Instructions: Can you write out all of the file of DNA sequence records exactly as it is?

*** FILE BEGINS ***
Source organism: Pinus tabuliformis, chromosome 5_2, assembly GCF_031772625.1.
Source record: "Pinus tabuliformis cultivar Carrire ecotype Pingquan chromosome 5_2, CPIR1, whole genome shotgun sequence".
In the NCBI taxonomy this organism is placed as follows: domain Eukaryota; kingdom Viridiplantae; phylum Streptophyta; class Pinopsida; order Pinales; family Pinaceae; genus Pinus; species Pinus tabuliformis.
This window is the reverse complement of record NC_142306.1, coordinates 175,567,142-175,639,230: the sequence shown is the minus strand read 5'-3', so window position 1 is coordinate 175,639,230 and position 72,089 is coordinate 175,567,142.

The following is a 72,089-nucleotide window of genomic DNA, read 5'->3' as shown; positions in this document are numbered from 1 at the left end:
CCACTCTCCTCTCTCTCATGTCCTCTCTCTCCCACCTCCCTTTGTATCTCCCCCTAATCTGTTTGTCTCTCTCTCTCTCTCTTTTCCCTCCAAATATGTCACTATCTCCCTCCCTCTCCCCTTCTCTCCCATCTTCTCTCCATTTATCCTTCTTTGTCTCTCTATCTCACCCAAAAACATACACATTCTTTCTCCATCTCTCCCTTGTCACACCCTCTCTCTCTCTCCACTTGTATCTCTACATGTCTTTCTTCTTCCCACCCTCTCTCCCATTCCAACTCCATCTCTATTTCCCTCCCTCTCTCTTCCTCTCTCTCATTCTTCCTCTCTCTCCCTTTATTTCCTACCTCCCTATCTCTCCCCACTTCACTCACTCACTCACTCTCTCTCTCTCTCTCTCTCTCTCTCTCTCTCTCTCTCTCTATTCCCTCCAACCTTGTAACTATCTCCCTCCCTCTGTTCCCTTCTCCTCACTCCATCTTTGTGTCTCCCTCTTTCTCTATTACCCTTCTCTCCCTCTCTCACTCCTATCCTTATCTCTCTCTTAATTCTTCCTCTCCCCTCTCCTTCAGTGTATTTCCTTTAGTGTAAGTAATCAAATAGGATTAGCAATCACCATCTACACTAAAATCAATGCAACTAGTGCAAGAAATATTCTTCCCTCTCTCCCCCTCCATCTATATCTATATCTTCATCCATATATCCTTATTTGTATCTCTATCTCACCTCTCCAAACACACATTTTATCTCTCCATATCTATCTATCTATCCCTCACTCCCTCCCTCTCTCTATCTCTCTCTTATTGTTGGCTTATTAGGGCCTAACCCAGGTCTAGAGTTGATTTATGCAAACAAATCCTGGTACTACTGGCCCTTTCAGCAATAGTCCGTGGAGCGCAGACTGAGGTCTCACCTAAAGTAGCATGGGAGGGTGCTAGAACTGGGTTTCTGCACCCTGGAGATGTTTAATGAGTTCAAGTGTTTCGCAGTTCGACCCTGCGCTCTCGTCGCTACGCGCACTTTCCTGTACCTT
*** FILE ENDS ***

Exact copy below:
Source organism: Pinus tabuliformis, chromosome 5_2, assembly GCF_031772625.1.
Source record: "Pinus tabuliformis cultivar Carrire ecotype Pingquan chromosome 5_2, CPIR1, whole genome shotgun sequence".
In the NCBI taxonomy this organism is placed as follows: domain Eukaryota; kingdom Viridiplantae; phylum Streptophyta; class Pinopsida; order Pinales; family Pinaceae; genus Pinus; species Pinus tabuliformis.
This window is the reverse complement of record NC_142306.1, coordinates 175,567,142-175,639,230: the sequence shown is the minus strand read 5'-3', so window position 1 is coordinate 175,639,230 and position 72,089 is coordinate 175,567,142.

The following is a 72,089-nucleotide window of genomic DNA, read 5'->3' as shown; positions in this document are numbered from 1 at the left end:
CCACTCTCCTCTCTCTCATGTCCTCTCTCTCCCACCTCCCTTTGTATCTCCCCCTAATCTGTTTGTCTCTCTCTCTCTCTCTTTTCCCTCCAAATATGTCACTATCTCCCTCCCTCTCCCCTTCTCTCCCATCTTCTCTCCATTTATCCTTCTTTGTCTCTCTATCTCACCCAAAAACATACACATTCTTTCTCCATCTCTCCCTTGTCACACCCTCTCTCTCTCTCCACTTGTATCTCTACATGTCTTTCTTCTTCCCACCCTCTCTCCCATTCCAACTCCATCTCTATTTCCCTCCCTCTCTCTTCCTCTCTCTCATTCTTCCTCTCTCTCCCTTTATTTCCTACCTCCCTATCTCTCCCCACTTCACTCACTCACTCACTCTCTCTCTCTCTCTCTCTCTCTCTCTCTCTCTCTCTCTCTATTCCCTCCAACCTTGTAACTATCTCCCTCCCTCTGTTCCCTTCTCCTCACTCCATCTTTGTGTCTCCCTCTTTCTCTATTACCCTTCTCTCCCTCTCTCACTCCTATCCTTATCTCTCTCTTAATTCTTCCTCTCCCCTCTCCTTCAGTGTATTTCCTTTAGTGTAAGTAATCAAATAGGATTAGCAATCACCATCTACACTAAAATCAATGCAACTAGTGCAAGAAATATTCTTCCCTCTCTCCCCCTCCATCTATATCTATATCTTCATCCATATATCCTTATTTGTATCTCTATCTCACCTCTCCAAACACACATTTTATCTCTCCATATCTATCTATCTATCCCTCACTCCCTCCCTCTCTCTATCTCTCTCTTATTGTTGGCTTATTAGGGCCTAACCCAGGTCTAGAGTTGATTTATGCAAACAAATCCTGGTACTACTGGCCCTTTCAGCAATAGTCCGTGGAGCGCAGACTGAGGTCTCACCTAAAGTAGCATGGGAGGGTGCTAGAACTGGGTTTCTGCACCCTGGAGATGTTTAATGAGTTCAAGTGTTTCGCAGTTCGACCCTGCGCTCTCGTCGCTACGCGCACTTTCCTGTACCTT